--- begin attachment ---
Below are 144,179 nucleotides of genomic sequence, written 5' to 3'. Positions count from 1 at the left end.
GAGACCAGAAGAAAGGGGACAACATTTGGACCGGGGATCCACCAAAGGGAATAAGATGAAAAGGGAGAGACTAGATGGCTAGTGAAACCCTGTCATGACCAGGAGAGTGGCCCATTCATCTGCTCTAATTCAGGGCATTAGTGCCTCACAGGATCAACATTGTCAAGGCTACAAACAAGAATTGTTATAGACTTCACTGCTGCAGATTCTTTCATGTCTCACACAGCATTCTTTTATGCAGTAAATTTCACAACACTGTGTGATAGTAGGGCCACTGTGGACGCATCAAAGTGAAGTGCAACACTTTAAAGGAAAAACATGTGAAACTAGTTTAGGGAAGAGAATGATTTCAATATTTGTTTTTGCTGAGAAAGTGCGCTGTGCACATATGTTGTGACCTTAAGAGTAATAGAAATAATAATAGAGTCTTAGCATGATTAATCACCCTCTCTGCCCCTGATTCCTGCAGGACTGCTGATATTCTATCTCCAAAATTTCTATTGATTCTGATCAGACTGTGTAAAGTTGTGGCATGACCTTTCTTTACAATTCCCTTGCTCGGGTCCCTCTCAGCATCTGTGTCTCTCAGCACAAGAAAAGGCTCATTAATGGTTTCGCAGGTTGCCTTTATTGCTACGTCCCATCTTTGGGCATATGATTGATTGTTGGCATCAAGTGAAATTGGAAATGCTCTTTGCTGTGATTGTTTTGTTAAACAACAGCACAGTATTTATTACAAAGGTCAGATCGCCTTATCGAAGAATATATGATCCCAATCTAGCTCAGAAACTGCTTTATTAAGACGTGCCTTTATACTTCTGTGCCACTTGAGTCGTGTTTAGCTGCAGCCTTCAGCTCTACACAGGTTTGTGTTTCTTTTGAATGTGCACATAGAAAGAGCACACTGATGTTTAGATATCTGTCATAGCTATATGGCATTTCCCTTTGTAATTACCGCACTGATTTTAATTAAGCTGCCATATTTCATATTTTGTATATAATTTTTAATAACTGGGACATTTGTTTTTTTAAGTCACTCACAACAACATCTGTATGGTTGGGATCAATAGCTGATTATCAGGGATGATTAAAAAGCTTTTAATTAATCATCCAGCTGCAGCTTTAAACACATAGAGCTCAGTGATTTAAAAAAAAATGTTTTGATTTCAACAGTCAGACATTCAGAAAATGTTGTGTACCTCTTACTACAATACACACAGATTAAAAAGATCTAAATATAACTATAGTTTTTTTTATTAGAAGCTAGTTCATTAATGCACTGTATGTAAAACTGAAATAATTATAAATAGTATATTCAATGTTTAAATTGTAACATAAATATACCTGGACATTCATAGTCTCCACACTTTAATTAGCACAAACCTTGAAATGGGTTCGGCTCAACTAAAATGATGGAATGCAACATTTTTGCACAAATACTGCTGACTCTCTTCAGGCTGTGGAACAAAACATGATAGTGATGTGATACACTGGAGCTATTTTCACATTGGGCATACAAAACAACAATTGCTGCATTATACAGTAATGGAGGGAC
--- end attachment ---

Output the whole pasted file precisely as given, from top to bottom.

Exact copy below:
Below are 144,179 nucleotides of genomic sequence, written 5' to 3'. Positions count from 1 at the left end.
GAGACCAGAAGAAAGGGGACAACATTTGGACCGGGGATCCACCAAAGGGAATAAGATGAAAAGGGAGAGACTAGATGGCTAGTGAAACCCTGTCATGACCAGGAGAGTGGCCCATTCATCTGCTCTAATTCAGGGCATTAGTGCCTCACAGGATCAACATTGTCAAGGCTACAAACAAGAATTGTTATAGACTTCACTGCTGCAGATTCTTTCATGTCTCACACAGCATTCTTTTATGCAGTAAATTTCACAACACTGTGTGATAGTAGGGCCACTGTGGACGCATCAAAGTGAAGTGCAACACTTTAAAGGAAAAACATGTGAAACTAGTTTAGGGAAGAGAATGATTTCAATATTTGTTTTTGCTGAGAAAGTGCGCTGTGCACATATGTTGTGACCTTAAGAGTAATAGAAATAATAATAGAGTCTTAGCATGATTAATCACCCTCTCTGCCCCTGATTCCTGCAGGACTGCTGATATTCTATCTCCAAAATTTCTATTGATTCTGATCAGACTGTGTAAAGTTGTGGCATGACCTTTCTTTACAATTCCCTTGCTCGGGTCCCTCTCAGCATCTGTGTCTCTCAGCACAAGAAAAGGCTCATTAATGGTTTCGCAGGTTGCCTTTATTGCTACGTCCCATCTTTGGGCATATGATTGATTGTTGGCATCAAGTGAAATTGGAAATGCTCTTTGCTGTGATTGTTTTGTTAAACAACAGCACAGTATTTATTACAAAGGTCAGATCGCCTTATCGAAGAATATATGATCCCAATCTAGCTCAGAAACTGCTTTATTAAGACGTGCCTTTATACTTCTGTGCCACTTGAGTCGTGTTTAGCTGCAGCCTTCAGCTCTACACAGGTTTGTGTTTCTTTTGAATGTGCACATAGAAAGAGCACACTGATGTTTAGATATCTGTCATAGCTATATGGCATTTCCCTTTGTAATTACCGCACTGATTTTAATTAAGCTGCCATATTTCATATTTTGTATATAATTTTTAATAACTGGGACATTTGTTTTTTTAAGTCACTCACAACAACATCTGTATGGTTGGGATCAATAGCTGATTATCAGGGATGATTAAAAAGCTTTTAATTAATCATCCAGCTGCAGCTTTAAACACATAGAGCTCAGTGATTTAAAAAAAAATGTTTTGATTTCAACAGTCAGACATTCAGAAAATGTTGTGTACCTCTTACTACAATACACACAGATTAAAAAGATCTAAATATAACTATAGTTTTTTTTATTAGAAGCTAGTTCATTAATGCACTGTATGTAAAACTGAAATAATTATAAATAGTATATTCAATGTTTAAATTGTAACATAAATATACCTGGACATTCATAGTCTCCACACTTTAATTAGCACAAACCTTGAAATGGGTTCGGCTCAACTAAAATGATGGAATGCAACATTTTTGCACAAATACTGCTGACTCTCTTCAGGCTGTGGAACAAAACATGATAGTGATGTGATACACTGGAGCTATTTTCACATTGGGCATACAAAACAACAATTGCTGCATTATACAGTAATGGAGGGAC